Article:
Maids and housekeepers are responsible for general cleaning duties in many different private residences and commercial facilities, including hotels, hospitals, and nursing homes. Maids and housekeepers that work in commercial facilities usually work full-time, often with odd and irregular hours such as night and weekend shifts. The job is physically intensive, as maids and housekeepers are required to stand, crouch, and squat, sometimes moving heavy furniture and reaching into hard-to-access areas. Hiring managers should ensure that applicants are able to perform the physically demanding tasks associated with the job.
Assessments for Maids and Housekeepers
Hiring managers generally place a premium on finding candidates who can complete work efficiently and who are honest, trustworthy, and reliable. To help reduce the risk of candidates engaging in counterproductive workplace behaviors and to help decrease the number of hires who will not be a good fit, employers often use integrity tests when screening potential housekeepers. The Workplace Productivity Profile (WPP) is a behavioral risk assessment that evaluates an applicant's trustworthiness and dependability. As an integrity test and a general predictor of performance, the WPP measures an applicant's conscientiousness, perseverance, honesty, and attitudes towards theft and fraud. The WPP is widely used to screen applicants who will be working in a private home or businesses in order to reduce liability. Since finding candidates with customer-friendly personalities is also often important, employers sometimes use a second personality test as well, the Customer Service Aptitude Profile (CSAP). The CSAP is a 140-item test that presents an overall recommendation about an individual's suitability for customer service work.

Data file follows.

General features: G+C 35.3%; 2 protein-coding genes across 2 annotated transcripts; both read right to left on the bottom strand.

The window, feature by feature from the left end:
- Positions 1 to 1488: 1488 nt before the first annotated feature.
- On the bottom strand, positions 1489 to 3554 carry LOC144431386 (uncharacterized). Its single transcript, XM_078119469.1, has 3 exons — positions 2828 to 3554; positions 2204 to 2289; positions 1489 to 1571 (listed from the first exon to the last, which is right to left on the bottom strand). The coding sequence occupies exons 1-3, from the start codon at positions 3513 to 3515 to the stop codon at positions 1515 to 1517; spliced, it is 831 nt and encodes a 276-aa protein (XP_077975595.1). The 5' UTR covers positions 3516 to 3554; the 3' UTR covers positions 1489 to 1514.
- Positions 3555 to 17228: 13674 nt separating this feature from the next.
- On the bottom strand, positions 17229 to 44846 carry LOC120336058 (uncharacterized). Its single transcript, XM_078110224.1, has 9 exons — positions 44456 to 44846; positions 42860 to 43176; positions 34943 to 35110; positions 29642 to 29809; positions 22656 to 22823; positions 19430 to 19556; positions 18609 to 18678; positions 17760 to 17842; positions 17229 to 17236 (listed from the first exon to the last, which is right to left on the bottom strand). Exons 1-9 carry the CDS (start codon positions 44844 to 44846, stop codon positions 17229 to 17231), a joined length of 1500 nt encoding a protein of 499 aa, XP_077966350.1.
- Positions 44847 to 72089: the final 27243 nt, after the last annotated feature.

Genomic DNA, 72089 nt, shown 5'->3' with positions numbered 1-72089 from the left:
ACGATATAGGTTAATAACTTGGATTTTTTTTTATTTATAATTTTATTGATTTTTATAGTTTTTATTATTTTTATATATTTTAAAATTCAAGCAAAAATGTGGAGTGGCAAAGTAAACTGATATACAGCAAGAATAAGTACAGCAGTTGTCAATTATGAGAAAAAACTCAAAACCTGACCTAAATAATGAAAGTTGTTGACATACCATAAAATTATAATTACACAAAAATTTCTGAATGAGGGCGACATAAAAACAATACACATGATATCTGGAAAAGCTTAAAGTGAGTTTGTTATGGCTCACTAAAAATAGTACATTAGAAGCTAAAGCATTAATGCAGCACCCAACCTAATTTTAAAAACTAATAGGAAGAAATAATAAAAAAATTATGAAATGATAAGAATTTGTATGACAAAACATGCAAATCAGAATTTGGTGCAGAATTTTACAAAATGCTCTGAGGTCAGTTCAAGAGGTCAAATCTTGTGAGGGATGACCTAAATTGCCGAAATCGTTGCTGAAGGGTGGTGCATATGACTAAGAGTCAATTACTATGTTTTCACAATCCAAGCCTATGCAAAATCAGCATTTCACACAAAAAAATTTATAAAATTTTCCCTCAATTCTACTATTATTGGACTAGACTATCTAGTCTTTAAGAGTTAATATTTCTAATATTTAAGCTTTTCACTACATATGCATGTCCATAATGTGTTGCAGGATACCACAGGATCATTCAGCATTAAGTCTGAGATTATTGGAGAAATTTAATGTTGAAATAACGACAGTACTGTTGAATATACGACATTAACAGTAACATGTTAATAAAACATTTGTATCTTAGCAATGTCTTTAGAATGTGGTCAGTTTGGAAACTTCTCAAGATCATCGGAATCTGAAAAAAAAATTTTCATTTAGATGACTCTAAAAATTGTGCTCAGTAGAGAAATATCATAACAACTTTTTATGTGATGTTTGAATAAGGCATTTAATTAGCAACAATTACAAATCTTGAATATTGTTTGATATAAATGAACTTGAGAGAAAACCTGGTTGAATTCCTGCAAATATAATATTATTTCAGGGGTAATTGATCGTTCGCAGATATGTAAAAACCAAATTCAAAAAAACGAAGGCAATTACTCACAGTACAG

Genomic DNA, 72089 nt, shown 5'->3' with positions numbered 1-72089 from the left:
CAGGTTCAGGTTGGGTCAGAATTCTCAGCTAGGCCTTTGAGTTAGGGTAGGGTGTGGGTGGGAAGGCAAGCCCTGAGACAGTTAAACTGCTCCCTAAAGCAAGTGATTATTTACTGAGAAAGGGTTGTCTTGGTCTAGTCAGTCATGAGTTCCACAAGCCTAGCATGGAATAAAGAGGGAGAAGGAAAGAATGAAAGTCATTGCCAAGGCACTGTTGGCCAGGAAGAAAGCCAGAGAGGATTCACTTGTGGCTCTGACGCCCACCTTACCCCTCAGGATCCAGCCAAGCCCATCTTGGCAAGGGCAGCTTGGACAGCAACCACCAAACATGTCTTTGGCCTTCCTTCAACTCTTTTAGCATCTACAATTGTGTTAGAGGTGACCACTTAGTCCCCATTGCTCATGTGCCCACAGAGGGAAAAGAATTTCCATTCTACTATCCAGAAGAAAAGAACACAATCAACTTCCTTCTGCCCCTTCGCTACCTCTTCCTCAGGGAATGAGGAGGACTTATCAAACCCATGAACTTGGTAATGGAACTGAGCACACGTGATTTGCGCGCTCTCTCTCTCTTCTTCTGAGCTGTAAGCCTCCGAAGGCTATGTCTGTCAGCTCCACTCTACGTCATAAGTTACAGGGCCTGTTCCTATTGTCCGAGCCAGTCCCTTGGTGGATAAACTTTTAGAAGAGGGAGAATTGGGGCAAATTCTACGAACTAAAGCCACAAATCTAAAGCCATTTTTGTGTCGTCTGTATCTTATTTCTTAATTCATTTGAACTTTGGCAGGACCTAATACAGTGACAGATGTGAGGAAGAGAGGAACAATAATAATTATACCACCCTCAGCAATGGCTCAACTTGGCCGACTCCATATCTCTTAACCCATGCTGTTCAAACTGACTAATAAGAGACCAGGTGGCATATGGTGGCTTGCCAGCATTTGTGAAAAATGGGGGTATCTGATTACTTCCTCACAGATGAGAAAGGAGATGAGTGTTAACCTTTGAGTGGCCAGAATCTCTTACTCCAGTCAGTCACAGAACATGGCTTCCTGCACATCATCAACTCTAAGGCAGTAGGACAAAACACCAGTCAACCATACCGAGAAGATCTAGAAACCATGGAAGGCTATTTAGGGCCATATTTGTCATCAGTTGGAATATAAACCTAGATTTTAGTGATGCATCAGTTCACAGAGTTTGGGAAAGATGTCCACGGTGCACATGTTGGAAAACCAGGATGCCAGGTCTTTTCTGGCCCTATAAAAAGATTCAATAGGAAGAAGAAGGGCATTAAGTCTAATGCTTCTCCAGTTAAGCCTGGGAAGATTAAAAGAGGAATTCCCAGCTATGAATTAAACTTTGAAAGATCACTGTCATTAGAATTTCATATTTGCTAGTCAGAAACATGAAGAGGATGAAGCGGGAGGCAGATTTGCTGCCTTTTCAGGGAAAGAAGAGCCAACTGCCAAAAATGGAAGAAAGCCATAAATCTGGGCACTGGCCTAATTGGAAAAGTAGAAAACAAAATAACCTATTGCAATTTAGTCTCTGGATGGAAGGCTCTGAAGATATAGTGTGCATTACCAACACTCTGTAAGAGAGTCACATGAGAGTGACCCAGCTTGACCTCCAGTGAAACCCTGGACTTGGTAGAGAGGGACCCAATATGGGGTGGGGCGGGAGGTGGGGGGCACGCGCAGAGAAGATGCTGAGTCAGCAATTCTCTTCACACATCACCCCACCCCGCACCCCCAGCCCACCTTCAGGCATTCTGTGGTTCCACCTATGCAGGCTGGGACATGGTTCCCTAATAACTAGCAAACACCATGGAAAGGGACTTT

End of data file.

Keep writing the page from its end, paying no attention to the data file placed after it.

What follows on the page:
Source: U.S. Department of Labor